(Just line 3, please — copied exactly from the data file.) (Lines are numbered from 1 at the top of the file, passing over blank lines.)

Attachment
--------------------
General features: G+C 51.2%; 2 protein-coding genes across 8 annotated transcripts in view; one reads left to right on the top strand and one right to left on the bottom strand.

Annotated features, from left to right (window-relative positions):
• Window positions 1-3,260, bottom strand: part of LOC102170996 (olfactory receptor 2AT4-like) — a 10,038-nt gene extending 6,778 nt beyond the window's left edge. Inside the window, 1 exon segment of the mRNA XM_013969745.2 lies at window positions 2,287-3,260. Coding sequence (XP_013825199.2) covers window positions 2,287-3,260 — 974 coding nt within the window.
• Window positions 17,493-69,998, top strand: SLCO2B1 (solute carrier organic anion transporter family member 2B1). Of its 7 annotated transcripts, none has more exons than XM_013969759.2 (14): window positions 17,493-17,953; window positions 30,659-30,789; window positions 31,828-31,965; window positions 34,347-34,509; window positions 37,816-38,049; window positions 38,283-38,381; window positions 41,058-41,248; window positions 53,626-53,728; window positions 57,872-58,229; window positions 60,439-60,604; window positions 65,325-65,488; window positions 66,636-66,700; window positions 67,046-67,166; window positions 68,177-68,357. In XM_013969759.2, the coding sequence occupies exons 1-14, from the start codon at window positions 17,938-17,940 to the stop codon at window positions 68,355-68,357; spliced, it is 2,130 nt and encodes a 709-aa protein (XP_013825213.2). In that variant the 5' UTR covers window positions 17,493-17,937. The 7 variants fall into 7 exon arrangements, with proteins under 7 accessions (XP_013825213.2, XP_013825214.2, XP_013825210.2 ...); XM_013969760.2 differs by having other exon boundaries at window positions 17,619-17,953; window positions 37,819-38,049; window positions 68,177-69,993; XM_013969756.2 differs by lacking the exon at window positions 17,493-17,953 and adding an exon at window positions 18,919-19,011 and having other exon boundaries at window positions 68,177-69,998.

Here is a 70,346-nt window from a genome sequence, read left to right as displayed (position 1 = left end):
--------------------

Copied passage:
• Window positions 1-3,260, bottom strand: part of LOC102170996 (olfactory receptor 2AT4-like) — a 10,038-nt gene extending 6,778 nt beyond the window's left edge. Inside the window, 1 exon segment of the mRNA XM_013969745.2 lies at window positions 2,287-3,260. Coding sequence (XP_013825199.2) covers window positions 2,287-3,260 — 974 coding nt within the window.